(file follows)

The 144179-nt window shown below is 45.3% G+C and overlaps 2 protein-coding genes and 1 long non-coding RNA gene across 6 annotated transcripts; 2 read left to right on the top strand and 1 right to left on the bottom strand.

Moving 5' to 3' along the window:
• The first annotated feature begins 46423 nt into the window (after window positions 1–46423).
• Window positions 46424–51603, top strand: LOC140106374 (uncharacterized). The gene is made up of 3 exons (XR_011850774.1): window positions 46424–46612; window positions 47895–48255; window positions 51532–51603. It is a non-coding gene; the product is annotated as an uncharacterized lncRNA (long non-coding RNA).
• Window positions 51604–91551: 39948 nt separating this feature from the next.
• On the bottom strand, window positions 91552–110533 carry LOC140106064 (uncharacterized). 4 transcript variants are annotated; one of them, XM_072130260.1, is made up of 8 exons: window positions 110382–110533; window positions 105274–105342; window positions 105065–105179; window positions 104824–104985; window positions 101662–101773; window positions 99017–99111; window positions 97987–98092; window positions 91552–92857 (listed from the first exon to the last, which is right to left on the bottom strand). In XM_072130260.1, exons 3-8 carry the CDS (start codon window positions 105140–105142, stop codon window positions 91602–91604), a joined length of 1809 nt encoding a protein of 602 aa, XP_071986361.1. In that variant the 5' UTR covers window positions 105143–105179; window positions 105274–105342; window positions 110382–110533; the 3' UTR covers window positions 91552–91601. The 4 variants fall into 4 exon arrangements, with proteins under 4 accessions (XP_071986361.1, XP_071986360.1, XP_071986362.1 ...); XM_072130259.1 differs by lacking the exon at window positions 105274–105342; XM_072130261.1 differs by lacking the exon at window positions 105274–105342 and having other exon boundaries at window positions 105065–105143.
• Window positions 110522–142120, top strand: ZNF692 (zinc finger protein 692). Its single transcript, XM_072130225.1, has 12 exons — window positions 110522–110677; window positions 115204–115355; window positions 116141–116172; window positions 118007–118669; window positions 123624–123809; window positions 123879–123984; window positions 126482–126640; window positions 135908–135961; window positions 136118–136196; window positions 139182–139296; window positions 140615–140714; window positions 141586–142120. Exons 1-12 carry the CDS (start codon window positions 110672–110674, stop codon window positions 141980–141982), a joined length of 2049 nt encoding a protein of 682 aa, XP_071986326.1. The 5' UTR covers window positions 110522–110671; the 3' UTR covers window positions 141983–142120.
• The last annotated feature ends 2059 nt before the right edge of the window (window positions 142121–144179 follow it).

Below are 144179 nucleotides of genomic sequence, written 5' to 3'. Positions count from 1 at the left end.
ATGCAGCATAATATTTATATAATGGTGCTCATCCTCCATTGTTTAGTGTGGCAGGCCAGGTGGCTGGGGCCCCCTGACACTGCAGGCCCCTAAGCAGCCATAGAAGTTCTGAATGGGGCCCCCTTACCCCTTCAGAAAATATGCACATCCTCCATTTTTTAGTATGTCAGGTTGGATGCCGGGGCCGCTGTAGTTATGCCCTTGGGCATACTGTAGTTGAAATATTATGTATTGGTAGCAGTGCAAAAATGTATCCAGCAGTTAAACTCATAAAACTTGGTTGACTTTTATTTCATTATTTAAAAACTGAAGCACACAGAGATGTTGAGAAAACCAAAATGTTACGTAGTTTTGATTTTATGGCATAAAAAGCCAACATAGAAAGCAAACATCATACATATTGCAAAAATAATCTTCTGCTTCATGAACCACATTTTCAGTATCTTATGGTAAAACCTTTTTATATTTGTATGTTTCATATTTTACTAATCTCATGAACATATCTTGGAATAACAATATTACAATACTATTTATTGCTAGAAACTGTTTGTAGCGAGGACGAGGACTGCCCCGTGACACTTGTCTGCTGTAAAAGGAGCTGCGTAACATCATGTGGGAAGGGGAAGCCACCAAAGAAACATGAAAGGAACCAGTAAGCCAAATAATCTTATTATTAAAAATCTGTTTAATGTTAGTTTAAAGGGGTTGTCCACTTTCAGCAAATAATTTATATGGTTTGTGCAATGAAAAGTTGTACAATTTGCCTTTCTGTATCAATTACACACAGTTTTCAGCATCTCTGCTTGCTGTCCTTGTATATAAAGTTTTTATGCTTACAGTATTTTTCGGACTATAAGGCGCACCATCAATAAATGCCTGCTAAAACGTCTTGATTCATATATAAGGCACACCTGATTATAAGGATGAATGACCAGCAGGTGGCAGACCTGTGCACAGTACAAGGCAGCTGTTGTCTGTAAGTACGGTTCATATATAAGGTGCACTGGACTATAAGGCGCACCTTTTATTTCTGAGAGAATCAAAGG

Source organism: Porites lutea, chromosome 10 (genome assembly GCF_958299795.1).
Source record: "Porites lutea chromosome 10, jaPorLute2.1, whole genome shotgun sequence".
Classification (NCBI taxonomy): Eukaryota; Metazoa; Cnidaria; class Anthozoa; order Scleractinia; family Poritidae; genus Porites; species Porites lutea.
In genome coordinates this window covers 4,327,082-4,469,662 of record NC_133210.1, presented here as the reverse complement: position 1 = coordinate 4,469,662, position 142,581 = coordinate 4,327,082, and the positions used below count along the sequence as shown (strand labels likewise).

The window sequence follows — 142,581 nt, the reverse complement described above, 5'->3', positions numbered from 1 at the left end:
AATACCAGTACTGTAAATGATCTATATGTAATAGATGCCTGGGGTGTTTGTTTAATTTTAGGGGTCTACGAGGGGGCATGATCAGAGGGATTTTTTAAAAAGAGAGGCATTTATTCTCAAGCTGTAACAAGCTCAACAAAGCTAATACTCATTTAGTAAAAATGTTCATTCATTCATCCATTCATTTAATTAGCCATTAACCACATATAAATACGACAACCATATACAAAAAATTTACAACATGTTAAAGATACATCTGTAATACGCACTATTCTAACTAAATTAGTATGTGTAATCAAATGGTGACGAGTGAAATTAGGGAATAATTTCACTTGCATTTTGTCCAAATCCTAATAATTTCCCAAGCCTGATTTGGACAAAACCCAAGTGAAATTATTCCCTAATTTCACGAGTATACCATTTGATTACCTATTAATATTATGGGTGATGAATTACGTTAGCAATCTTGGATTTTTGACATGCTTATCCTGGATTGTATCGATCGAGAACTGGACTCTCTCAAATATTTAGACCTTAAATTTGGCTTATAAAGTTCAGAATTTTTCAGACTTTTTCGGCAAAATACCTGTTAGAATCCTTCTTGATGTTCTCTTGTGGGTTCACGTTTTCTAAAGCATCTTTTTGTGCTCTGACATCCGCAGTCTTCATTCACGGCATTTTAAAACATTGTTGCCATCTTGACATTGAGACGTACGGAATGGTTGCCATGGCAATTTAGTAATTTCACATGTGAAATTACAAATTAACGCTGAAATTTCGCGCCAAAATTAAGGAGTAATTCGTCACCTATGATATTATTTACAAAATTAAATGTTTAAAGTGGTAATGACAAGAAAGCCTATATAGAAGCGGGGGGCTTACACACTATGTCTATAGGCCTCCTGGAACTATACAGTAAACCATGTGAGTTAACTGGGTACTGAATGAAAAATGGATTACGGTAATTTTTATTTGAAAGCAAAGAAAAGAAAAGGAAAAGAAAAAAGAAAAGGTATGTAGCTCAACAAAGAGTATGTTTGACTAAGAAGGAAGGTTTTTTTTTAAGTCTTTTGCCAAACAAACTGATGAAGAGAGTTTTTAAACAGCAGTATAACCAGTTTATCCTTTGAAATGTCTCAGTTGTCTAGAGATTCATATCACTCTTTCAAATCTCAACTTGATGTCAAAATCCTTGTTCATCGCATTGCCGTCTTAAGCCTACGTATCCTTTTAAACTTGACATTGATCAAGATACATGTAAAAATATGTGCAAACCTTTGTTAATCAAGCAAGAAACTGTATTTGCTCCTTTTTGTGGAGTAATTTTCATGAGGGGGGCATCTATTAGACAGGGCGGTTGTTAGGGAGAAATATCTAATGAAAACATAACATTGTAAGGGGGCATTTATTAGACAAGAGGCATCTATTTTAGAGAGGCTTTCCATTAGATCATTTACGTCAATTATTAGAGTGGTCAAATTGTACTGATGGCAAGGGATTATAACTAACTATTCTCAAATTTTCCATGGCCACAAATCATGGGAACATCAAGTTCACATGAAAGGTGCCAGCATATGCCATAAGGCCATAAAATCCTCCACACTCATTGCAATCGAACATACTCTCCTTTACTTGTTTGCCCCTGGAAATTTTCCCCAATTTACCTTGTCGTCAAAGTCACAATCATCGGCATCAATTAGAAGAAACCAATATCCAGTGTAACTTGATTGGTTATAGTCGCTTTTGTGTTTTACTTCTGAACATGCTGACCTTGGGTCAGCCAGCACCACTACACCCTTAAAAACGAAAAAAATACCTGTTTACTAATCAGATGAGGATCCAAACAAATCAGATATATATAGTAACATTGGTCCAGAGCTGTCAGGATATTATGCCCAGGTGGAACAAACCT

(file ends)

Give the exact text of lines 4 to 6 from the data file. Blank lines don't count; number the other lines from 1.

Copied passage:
• Window positions 46424–51603, top strand: LOC140106374 (uncharacterized). The gene is made up of 3 exons (XR_011850774.1): window positions 46424–46612; window positions 47895–48255; window positions 51532–51603. It is a non-coding gene; the product is annotated as an uncharacterized lncRNA (long non-coding RNA).
• Window positions 51604–91551: 39948 nt separating this feature from the next.
• On the bottom strand, window positions 91552–110533 carry LOC140106064 (uncharacterized). 4 transcript variants are annotated; one of them, XM_072130260.1, is made up of 8 exons: window positions 110382–110533; window positions 105274–105342; window positions 105065–105179; window positions 104824–104985; window positions 101662–101773; window positions 99017–99111; window positions 97987–98092; window positions 91552–92857 (listed from the first exon to the last, which is right to left on the bottom strand). In XM_072130260.1, exons 3-8 carry the CDS (start codon window positions 105140–105142, stop codon window positions 91602–91604), a joined length of 1809 nt encoding a protein of 602 aa, XP_071986361.1. In that variant the 5' UTR covers window positions 105143–105179; window positions 105274–105342; window positions 110382–110533; the 3' UTR covers window positions 91552–91601. The 4 variants fall into 4 exon arrangements, with proteins under 4 accessions (XP_071986361.1, XP_071986360.1, XP_071986362.1 ...); XM_072130259.1 differs by lacking the exon at window positions 105274–105342; XM_072130261.1 differs by lacking the exon at window positions 105274–105342 and having other exon boundaries at window positions 105065–105143.